Fake Job Ads
If you are looking for a job, chances are good that you have found an ad for a position that you thought you were perfect for.
You sent in an application with all the important information then waited for someone to call you. Unfortunately, that call never came.
You probably assumed that the job had been filled by someone else, but later you discover that the same job is listed again, perhaps in another newspaper or online.
It’s the same company and the same job. What’s going on?
You may have just been tricked by an identity thief. Fake job ads like this are commonplace in the internet.
You’ve Been Phished
Job hunting is full of scams. Unfortunately, what many people don’t realize is that scams can come in the most insidious ways.
For example, maybe you will be called by someone you sent a resume to only to discover that there is no job, just someone trying to sell something.
Another, even more devious scheme is what is called phishing, or gathering sensitive information about a person through what might appear to be a trustworthy entity, (i.e. fake job ads being run by fake companies).
The job could be about anything.
The purpose, however, is for nothing more than to get your most sensitive information, primarily financial.
The big problem with these methods is that they’re not only easy to pull off, but by the time someone becomes wise to what’s happening, chances are good that the scammer is long gone…with your identity.
There’s probably no feeling that’s better and more of a relief than knowing you have been hired by someone, especially after you might have been out of work for some time.
An ad might direct you to a website that appears to be legit.
You fill out all of the information requested including data such as your SSN, and even submit the required verification documents along with your resume or application, which includes your name, address, phone number, and much more.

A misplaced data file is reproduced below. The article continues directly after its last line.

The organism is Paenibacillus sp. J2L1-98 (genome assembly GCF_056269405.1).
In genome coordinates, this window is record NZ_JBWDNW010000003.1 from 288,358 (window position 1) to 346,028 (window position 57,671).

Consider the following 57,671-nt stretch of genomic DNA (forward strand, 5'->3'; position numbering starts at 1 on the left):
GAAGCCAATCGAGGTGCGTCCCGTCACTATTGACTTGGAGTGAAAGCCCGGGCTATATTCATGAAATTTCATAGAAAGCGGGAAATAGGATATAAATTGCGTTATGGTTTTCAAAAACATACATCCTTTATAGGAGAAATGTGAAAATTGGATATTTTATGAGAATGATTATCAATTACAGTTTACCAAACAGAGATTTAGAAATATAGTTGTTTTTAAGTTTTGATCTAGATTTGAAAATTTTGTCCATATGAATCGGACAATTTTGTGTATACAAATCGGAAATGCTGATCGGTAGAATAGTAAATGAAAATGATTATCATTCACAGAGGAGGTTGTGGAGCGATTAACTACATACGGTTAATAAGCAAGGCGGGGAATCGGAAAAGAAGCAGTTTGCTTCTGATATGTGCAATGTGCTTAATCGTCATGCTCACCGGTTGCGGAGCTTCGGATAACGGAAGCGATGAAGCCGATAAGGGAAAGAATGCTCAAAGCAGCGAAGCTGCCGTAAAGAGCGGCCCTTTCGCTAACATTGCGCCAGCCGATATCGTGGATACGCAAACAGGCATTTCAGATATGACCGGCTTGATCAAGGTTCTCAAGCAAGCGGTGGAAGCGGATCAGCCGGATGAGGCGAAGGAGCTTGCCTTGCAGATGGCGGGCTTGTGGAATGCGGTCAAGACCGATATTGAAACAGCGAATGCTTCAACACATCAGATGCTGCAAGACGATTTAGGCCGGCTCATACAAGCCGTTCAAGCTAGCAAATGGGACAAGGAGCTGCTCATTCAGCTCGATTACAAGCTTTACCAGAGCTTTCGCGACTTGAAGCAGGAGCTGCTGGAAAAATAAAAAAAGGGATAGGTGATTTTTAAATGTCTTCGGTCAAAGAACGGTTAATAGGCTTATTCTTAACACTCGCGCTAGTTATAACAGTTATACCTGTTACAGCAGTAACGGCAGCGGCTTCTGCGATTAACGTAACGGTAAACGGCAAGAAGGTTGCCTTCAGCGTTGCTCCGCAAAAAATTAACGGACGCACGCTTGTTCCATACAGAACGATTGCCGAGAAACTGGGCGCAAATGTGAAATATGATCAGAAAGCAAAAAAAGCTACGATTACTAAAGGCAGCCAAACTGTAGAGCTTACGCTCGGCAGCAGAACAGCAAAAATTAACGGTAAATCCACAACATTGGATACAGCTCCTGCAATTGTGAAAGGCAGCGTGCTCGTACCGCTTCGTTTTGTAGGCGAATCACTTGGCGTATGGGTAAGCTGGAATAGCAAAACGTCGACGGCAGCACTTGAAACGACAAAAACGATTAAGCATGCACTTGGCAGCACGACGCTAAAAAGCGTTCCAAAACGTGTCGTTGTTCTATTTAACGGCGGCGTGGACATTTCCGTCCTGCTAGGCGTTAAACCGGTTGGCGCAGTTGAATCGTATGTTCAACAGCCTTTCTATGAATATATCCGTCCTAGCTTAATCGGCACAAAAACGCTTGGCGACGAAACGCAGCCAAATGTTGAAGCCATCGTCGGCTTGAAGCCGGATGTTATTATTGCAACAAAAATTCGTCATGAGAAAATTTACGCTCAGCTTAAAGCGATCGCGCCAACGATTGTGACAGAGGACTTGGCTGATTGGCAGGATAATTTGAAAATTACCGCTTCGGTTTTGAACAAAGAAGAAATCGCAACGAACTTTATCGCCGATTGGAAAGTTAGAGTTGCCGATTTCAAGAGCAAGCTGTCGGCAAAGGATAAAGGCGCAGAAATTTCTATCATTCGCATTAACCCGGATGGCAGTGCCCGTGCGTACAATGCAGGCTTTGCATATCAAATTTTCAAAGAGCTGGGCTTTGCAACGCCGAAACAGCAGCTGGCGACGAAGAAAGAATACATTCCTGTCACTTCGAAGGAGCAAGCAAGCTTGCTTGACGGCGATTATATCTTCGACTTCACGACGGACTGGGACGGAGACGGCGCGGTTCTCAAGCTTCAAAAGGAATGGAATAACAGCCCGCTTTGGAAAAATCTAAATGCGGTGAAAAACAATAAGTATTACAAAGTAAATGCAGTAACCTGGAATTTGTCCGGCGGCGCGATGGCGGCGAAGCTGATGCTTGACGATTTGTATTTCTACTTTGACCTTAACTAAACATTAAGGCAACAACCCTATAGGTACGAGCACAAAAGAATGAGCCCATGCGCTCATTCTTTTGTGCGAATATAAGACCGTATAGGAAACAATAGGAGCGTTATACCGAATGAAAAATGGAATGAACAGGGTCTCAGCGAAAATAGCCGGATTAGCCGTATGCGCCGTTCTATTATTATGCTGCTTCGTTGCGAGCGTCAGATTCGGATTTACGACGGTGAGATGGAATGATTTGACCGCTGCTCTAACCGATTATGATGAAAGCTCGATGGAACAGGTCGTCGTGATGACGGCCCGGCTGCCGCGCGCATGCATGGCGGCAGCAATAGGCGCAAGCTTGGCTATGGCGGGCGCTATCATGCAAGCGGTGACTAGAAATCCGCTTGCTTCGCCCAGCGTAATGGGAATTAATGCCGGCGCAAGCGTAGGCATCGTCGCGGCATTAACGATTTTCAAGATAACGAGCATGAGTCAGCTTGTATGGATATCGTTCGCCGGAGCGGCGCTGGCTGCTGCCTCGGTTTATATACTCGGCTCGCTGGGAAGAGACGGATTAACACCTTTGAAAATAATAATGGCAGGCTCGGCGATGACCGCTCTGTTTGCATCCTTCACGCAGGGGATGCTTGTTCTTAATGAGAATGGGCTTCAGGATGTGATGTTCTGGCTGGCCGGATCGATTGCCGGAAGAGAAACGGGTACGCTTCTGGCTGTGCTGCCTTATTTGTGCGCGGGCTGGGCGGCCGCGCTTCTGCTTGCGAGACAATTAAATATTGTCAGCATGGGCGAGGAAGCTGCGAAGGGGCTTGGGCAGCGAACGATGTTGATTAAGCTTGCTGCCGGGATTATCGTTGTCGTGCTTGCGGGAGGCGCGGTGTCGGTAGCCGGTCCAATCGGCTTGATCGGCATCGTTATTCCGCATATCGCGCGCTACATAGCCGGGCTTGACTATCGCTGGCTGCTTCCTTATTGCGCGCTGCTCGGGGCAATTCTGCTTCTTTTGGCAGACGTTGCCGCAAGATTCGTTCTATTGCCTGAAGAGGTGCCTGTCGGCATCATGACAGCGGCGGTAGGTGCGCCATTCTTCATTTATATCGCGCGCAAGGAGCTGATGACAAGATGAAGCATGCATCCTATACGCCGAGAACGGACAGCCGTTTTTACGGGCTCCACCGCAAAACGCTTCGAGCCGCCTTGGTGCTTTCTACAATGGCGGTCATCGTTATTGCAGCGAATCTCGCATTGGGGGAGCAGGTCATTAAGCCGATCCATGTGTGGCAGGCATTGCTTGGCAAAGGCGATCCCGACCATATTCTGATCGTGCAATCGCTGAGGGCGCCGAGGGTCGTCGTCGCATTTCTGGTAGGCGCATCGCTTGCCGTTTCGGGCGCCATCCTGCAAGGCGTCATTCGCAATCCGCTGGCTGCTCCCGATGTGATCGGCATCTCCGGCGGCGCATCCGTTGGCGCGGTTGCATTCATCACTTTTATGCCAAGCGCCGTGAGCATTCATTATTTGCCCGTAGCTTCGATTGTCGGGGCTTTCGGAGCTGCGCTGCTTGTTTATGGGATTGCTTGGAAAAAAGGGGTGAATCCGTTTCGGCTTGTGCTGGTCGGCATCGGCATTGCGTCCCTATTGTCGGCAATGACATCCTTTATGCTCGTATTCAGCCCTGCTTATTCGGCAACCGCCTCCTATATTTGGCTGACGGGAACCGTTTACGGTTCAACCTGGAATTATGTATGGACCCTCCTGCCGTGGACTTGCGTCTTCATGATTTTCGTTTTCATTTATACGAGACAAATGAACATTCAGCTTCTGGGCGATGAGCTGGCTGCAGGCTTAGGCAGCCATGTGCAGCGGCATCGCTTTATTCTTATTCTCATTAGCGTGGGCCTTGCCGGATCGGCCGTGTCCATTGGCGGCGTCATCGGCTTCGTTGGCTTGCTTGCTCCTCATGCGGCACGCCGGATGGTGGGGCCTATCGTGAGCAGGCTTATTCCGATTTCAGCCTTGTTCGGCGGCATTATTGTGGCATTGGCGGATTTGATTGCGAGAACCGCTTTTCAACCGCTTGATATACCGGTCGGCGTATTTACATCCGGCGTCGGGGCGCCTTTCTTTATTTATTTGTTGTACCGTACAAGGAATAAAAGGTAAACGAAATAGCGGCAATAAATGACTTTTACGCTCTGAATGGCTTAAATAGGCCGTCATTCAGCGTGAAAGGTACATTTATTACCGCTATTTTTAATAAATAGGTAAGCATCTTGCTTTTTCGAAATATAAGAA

You might even be asked for your bank account information, including routing data, presumably to set up a direct deposit for your paychecks.
Then guess what?
The next time you hear from these folks is when they are at a store trying to use your credit to make purchases.
And because of the method they used to get the data, you will probably never make the connection with how they got your personal information.
The Best of Intents
Most job boards and other similar services attempt to weed out these problems before anything is ever posted.
Unfortunately, it’s a big job to check out all of these scams, much less to do something about them.
These businesses are often under-staffed and don’t have the resources to check each ad.
What’s the solution?
Vigilance. That’s right; remember the old saying that if it seems too good to be true, it probably is.
Second, be careful of the information you make available online. You should always be aware of who you are giving information to.
When it comes to sensitive information such as your financial data, deal only with someone who you know represents the company.
This way you have some kind of recourse to go back to if something happens.
Finally, make sure that even if you are dealing with a legit company they aren’t just asking for information to pad their sales prospect lists.
It’s a sad method, but it’s commonly used. Just make sure that you don’t fall victim to it.
You’ll be safe, and probably employed in the process.
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